I am hooked on the "power of civility" and the "power of thoughtfulness" as the Number One Long-term Moneymaker.
(As well as a virtuous way to live.)
Three books that you ...
The first is new:
The Cost of Bad Behavior: How Incivility Is Damaging Your Business and What to Do About It, by Christine Pearson and Christine Porath. In his Foreword, my pal, the incomparable Warren Bennis, claims that this book will be shelved next to the likes of Silent Spring and Unsafe at Any Speed—that is, it's a game-changer. I think he has a point. The "best" lawyers routinely lose jury trials to "ordinary" lawyers because the superstars hector witnesses and otherwise come across as bullies. The "best" surgeons, lacking or short on emotional intelligence, are sued every time they pick up a scalpel—and their mediocre counterparts make errors galore, but stay away from the courtroom courtesy great bedside manner. (The stats here are remarkable!) Customers are lost through rudeness—to less effective but more civil competitors. Top employees are lost by the bushel in rude workplaces—even if such workplaces offer great technical opportunities.
You are a damn fool (he said ever so rudely!!) if you don't read-ingest-act on-treat as "strategic" this book.
In the same vein are a pair of books by E.M. Forni:
Choosing Civility: The Twenty-five Rules of Considerate Conduct
The Civility Solution: What to Do When People Are Rude
What can I say?
I was near tears as I read them!
They are so very very very right!
They have such a powerful set of messages ... for you and me!
(Or at least me.)
Herewith some excerpts, starting with Forni's decision to get into the "civility business." Bizarrely, he is a professor of Italian literature at Johns Hopkins, who in 2000 started the Johns Hopkins Civility Project:
"For many years literature was my life ... One day, while lecturing on the Divine Comedy, I looked at my students and realized that I wanted them to be kind human beings more than I wanted them to know about Dante. I told them that if they knew everything about Dante and then went out and treated an elderly lady on the bus unkindly, I'd feel that I had failed as a teacher."—P.M. Forni, Choosing Civility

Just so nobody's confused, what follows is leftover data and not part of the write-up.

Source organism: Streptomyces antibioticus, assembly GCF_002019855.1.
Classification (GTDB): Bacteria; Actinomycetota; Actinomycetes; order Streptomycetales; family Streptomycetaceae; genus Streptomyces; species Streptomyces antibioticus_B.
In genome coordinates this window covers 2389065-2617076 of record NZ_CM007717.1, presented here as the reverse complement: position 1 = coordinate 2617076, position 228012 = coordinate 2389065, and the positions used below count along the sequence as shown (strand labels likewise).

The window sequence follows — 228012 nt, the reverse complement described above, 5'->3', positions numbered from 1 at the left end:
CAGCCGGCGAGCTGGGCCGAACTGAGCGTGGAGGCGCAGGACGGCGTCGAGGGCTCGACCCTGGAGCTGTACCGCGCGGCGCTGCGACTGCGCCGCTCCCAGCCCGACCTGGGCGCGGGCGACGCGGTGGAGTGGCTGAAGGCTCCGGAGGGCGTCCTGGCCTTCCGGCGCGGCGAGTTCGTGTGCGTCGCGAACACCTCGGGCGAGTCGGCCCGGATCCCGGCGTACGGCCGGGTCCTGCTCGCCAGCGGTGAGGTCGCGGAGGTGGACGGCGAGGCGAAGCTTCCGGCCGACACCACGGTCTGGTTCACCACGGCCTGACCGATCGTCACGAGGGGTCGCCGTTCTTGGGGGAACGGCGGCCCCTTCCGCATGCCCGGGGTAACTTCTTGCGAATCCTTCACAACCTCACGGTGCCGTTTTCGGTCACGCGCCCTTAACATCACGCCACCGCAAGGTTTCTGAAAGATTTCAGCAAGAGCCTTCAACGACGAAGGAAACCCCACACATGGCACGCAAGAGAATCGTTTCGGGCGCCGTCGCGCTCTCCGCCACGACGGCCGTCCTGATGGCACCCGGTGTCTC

"The letter from the public relations director of the retirement community was similar to many I had received over the years. It included the date and time of the talk I was soon to give there, directions on how to get to the lecture hall, and other sundry bits of information. As I absentmindedly perused it, the sentence at the very bottom of the sheet caught my attention. It read: 'We will have a glass of water available at the podium.' Of course it is not uncommon for speakers to find a glass of water at the podium—although I have given many a speech without that basic comfort. For the first time, however, a host had taken the trouble of reassuring me in advance that the water would await me at the appointed place and time. An act that many would consider almost negligible was made significant by virtue of being put in writing. Here was someone trying to do all she could to make her guest feel welcome and at ease. The message she conveyed was 'We value you and your presence among us, and we are thinking of all you might possibly need. Rest assured that, as far as we are concerned, you will have the opportunity to perform at your best.' All I had to do, in other words, was relax and enjoy their hospitality. It was thoughtful professionalism at its best."—P.M. Forni, The Civility Solution (from "Eight Rules For a Civil Life," #7: "Pay Attention to the Small Things")
"I denied myself the pleasure of contradicting him abruptly and of showing immediately some absurdity in his proposition; and in answering I began by observing that in certain cases or circumstances his opinion would be right, but that in the present case there 'appeared' or 'seemed to me' some difference, etc. The conversation I engaged in went more pleasantly; the modest way in which I proposed my opinions procured them a readier reception and less contradiction; I had less mortification when I was found to be in the wrong, and I more easily prevailed with others to give up their mistakes and join with me when I happened to be in the right."—Benjamin Franklin (in The Civility Solution)
"Wherever there is a human being, there is an opportunity for a kindness."—Lucius Annaeus Seneca (in Choosing Civility)
"Three things in human life are important. The first is to be kind. The second is to be kind. And the third is to be kind."—Henry James (in Choosing Civility)
"Be not forgetful to entertain strangers: For thereby some have entertained angels unawares."—Paul of Tarsus (in Choosing Civility)
"I can live for two months on a good compliment."—Mark Twain (in Choosing Civility)
Over to you ...
(This post has been on the front burner for some days—the coincidence of its arrival today, following Congressman Joe Wilson's decidedly uncivil outburst last night in the United States House of Representatives, is just that ... coincidental. But, indeed, powerful illustration of the points made above. Wilson's career may not be over, though a prospective rival raised a lot of money after the "occasion," but at the least any leadership aspirations the Congressman may have had are most likely DOA.)